• ComfyTemp blanket connected to 5V USB output, when used on a bed mattress with a light doona, the bare skin temperature lying on it reaches 34degC by 15min, 35.6deg by 45min and averages 36-37.6degC after 1hr!

how to achieve this

  • you can buy a USB to female 12V cig lighter socket cable BUT this has a chip which up-regulates the 5V USB to 12V which is NOT what we want - using this for a high output 12V blanket is likely to overheat your USB circuitry.
  • you can take the component apart and bypass the voltage up-regulator circuit and directly join the in and out red wires and then you have 5V in and 5V out.
  • alternatively, buy a 12V cig lighter DC-DC transformer as below which allows 5A at switchable voltages 5V, 6V, 9V and 12V

Reducing heat output by using 6V input

what would this achieve?

  • changing from 12V to 6V reduces the power used by 12×12/(6×6) = 1/4
  • the 48W ComfyTemp blanket (3 Ohm) would theoretically become 6V/2A/12W at max = 25mW/
    • in testing:
      • level 1 gives 10.85W and blanket gives 35degC on bare skin by 15min
      • level 2 gives 11.2W and blanket gives 35degC on bare skin by 15min
      • level 3 gives 11.5W
  • the ElectroWarmth T36 75W 12V system would theoretically become 9-18W blanket instead of 36-75W and thus use up less of your 12V battery but it would not feel that warm as it now gives only 4-9mW/

how to achieve this?

  • see below for 9V

Reducing heat output by using 9V input

what would this achieve?

  • changing from 12V to 9V reduces the power used by 12×12/(9×9) = 1/1.78
  • the 48W ComfyTemp blanket would theoretically become 9V/1.7A/15.5W at setting 1 to 9V/3A/27W at max.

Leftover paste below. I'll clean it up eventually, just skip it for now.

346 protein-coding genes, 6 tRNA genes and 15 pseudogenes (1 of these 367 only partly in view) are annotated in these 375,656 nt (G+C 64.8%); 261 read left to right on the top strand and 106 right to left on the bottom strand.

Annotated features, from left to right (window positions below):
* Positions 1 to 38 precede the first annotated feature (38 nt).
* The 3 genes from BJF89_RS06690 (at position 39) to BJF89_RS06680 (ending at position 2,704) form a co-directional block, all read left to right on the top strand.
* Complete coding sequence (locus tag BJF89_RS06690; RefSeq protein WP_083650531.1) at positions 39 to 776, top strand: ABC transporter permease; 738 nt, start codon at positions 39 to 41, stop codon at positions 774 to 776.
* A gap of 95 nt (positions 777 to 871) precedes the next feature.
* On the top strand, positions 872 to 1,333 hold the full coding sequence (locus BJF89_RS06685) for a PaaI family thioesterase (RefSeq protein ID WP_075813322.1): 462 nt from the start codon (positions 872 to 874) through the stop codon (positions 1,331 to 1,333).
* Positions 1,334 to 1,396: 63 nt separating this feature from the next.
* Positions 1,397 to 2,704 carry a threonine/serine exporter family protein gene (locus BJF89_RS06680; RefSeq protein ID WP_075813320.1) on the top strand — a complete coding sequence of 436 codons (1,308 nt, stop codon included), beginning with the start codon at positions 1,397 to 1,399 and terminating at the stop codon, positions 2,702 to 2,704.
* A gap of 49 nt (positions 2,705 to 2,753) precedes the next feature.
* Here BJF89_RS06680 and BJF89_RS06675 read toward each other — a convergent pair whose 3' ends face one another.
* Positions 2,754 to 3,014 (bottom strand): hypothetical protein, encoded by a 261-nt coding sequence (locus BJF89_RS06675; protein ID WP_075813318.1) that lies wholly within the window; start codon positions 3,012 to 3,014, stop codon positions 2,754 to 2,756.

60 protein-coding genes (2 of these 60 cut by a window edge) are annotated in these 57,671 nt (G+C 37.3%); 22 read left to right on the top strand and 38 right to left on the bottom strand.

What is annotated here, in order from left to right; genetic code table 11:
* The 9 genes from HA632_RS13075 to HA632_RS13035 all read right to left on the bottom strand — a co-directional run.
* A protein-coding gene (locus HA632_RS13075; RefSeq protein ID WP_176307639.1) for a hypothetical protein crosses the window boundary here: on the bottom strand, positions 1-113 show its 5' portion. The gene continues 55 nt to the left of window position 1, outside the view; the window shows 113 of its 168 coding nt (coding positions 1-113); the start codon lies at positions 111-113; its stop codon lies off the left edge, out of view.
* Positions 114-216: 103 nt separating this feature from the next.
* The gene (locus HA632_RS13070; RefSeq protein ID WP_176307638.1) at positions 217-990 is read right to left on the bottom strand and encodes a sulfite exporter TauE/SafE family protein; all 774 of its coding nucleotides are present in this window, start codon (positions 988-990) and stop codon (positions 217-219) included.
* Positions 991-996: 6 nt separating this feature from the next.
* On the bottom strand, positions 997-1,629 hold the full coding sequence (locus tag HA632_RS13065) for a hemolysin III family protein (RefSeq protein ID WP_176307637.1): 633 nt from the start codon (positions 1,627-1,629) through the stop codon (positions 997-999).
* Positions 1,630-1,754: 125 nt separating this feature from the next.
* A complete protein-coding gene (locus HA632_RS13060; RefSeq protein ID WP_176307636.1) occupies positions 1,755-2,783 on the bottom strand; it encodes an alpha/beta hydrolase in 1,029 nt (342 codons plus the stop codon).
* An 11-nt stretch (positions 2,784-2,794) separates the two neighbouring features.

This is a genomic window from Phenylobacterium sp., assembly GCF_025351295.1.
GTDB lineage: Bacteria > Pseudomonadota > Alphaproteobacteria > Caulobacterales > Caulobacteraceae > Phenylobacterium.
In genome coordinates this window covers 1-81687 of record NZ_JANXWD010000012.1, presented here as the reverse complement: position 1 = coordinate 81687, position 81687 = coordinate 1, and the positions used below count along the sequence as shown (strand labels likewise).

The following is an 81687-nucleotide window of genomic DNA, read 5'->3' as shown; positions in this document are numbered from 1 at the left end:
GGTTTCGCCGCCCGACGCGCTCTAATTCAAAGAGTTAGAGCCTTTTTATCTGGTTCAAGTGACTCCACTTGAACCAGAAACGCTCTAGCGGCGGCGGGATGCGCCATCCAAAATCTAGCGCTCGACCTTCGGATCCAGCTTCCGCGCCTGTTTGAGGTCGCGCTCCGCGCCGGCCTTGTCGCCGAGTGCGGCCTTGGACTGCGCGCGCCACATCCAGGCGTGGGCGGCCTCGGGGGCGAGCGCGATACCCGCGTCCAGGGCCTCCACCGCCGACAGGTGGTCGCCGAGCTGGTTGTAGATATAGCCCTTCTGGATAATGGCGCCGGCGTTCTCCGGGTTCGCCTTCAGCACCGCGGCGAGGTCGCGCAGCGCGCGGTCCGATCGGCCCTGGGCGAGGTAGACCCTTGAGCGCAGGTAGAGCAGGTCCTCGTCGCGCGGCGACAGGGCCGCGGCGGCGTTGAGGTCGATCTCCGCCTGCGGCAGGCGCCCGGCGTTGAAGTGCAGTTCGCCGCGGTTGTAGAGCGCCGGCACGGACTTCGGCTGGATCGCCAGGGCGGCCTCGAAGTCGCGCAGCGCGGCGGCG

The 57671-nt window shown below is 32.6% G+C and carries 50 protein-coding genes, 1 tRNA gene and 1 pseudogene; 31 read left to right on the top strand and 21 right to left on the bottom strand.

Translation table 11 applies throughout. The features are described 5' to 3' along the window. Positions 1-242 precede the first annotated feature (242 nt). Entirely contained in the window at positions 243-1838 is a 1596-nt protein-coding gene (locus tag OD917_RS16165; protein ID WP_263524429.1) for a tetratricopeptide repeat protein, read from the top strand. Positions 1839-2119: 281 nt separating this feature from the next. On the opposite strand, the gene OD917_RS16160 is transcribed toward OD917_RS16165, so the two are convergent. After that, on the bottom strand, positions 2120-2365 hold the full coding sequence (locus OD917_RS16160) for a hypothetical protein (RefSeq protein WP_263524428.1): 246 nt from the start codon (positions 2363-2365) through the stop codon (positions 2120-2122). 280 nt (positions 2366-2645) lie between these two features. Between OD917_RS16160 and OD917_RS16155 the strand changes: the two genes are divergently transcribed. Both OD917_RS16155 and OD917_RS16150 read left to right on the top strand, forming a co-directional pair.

• however even at setting 1, it would give 32mW/ which is too warm for all night sleeping
    • level 1 gives 1.66A which is probably 15-17W and blanket gives 35.6degC on bare skin by 15min
    • level 2 gives W and blanket can give 37.1degC on bare skin by 15min
  • thus a 75W electric blanket would become a 42W electric blanket
    • less heat output but also less power usage
    • the ElectroWarmth T36 75W 12V system would theoretically become 21-42W blanket instead of 36-75W and thus use up less of your 12V battery and the warmth range would be a nice, gentle 9-20mW/
      • (just don't move your charger output voltage to 12V as the blanket would then want to use over 6A and the 5A charger might just burn out!)

how to achieve this?

  • you can buy a female cig lighter socket that is receiving power from a standard plus such as a 2.5x 5.5mm plug which can then potentially be attached to a 9V output via a female to female adapter and then to a 12V to 9V cig lighter socket adapter with a male 2.5x 5.5mm plug
    • some 12V cig lighter “chargers” to 9V 2.5x 5.5mm plug are only rated to 1.2A/10.8W or 2A ie 18W output
    • you can get 12V cig lighter chargers rated to 5A which would give 60W at 12V, 45W max at 9V, 30W at 6V, 25W at 5V
    • USB-C cable to 2.5x 5.5mm plug are also generally only rated at 5V 2A 10W output
    • USB-C PD cables to 2.5x 5.5mm plug are generally rated to 3A which would get you to 27W
      • at 3A max, they may be rated to 20V 65W
      • but how do you ensure it will be 9V output?
australia/heating_pads.txt · Last modified: 2023/02/20 23:21 by gary1